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International Rugby: Who would be ready if the World Cup was this year?

The Rugby World Cup is just a year away and while France and Ireland look extremely strong, New Zealand are struggling.

The All Blacks looked out of ideas as they went down 2-1 to the Irish in their recent three-match series and the pressure seems to be mounting on coach Ian Foster.

Elsewhere, Eddie Jones has eased his own worries with England's 2-1 series success in Australia, while Wales will have taken heart from a first-ever victory in South Africa.

What

World Cup 2023

Where

France

When

Friday 8th September to Saturday 28th October 2023

How to watch

ITV

Odds

France 5/2, New Zealand 3/1, England 5/1, Ireland 5/1, South Africa 11/2

Ireland's history boys eye global glory

Ireland's issue has almost always been that they have been flying the year before the World Cup, only to peak too early and inevitably fall short at the tournament itself.

The last three World Cups have seen them fall in the quarter-finals but they are 5/1 to go all the way next year. They should certainly be confident, having outplayed New Zealand to win their July series 2-1.

After losing the first Test in Auckland, Andy Farrell and his troops regrouped to secure successes in Dunedin and Wellington to take their first ever wins in New Zealand and with it a rare series victory for a visiting team to the 'Land of the Long White Cloud'.

However, it will count for nothing if they stumble next year and until they prove otherwise, there will remain fears that they have, once again, peaked early.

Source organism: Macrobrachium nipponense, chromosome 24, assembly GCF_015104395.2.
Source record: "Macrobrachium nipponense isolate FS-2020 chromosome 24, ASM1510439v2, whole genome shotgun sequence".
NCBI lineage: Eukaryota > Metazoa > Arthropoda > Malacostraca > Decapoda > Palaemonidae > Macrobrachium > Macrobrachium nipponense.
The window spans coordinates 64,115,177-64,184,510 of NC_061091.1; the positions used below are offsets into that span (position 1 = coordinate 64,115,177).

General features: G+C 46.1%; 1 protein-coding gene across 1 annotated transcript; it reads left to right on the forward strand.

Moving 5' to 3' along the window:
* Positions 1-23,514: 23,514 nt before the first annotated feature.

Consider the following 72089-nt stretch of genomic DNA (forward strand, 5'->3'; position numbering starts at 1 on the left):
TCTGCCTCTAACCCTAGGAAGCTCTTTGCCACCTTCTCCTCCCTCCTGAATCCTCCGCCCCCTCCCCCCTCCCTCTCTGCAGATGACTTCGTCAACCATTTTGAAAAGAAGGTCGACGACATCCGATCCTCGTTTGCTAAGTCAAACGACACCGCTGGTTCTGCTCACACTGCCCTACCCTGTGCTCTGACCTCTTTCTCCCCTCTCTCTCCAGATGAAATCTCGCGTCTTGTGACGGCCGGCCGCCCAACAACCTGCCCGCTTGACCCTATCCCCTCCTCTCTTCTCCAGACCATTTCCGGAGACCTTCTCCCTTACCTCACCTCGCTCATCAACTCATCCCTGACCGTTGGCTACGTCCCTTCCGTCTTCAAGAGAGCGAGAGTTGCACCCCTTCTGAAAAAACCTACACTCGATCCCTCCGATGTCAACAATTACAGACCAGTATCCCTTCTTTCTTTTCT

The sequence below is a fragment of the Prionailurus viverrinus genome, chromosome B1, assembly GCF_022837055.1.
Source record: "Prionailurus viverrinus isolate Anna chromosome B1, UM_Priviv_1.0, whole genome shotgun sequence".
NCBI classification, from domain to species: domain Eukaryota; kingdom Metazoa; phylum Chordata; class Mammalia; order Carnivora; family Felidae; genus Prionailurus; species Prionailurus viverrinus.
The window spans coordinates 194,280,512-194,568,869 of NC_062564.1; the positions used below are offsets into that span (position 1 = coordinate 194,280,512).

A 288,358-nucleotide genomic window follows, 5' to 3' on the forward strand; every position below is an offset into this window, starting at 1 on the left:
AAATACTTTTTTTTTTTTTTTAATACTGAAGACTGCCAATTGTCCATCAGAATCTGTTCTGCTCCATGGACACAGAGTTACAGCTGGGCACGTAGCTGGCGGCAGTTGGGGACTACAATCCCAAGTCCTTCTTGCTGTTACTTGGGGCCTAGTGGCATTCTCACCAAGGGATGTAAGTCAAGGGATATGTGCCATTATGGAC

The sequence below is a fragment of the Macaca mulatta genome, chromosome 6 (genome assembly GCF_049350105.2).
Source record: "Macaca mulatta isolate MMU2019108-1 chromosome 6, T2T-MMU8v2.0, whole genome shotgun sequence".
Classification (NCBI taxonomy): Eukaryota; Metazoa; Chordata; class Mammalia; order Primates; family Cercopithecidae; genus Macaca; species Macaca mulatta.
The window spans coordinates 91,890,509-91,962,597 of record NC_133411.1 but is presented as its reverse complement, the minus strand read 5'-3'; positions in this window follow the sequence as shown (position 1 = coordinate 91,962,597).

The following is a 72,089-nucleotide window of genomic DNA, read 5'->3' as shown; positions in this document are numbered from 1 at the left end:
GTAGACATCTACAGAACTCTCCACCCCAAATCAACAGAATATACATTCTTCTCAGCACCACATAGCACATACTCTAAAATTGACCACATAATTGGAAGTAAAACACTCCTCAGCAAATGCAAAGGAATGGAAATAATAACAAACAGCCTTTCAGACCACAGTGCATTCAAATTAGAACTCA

Similarly, France enjoyed a successful summer, giving some of their big names a rest and experimenting with some fringe stars in Japan.

Les Bleus are 5/2 to win their first World Cup and have the added advantage of the tournament taking place on home soil.

Fabien Galthie's men have fallen behind Ireland in the world rankings but there's no shame in that and these two are by far the form teams on the planet and if the tournament was tomorrow, they would be ready. However, past failures have led to an unkind draw, with the potential the pair could meet in the last eight.

Frustration for Kiwis

The New Zealand Rugby Union's preference for selecting continuity candidates when appointing a new coach played a big part in Foster getting the job when Steven Hansen stepped down in 2019.

Some decent early results patched over shaky performances but the All Blacks were second best throughout their series with Ireland and there are renewed calls for Scott Robertson to come in.

Robertson is fresh off another successful season in charge of the Crusaders and fielding a full XV from the Chruistchuch outfit wouldn't be a bad thing.

That said, the depth of talent in New Zealand means the selectors cannot ignore players from other teams and Foster will be looking to the Rugby Championship, a tournament his side are 1/1 to win, to try and find a game plan that works.

The cards dealt to Foster haven't been easy, with South Africa's departure from Super Rugby seemingly impacting the ferocity of the Kiwi forwards, as they are no longer tested to the same degree.

However, there is no room for excuses when you're in charge of the All Blacks and he has to make some big calls. Does Sam Cane stay on as captain? Should Jordie Barrett feature in midfield rather than fullback? And as brilliant as he is, is Beauden Barrett as good at running the attack as Richie Mo'unga? All this needs to be decided before they head to France in September 2023.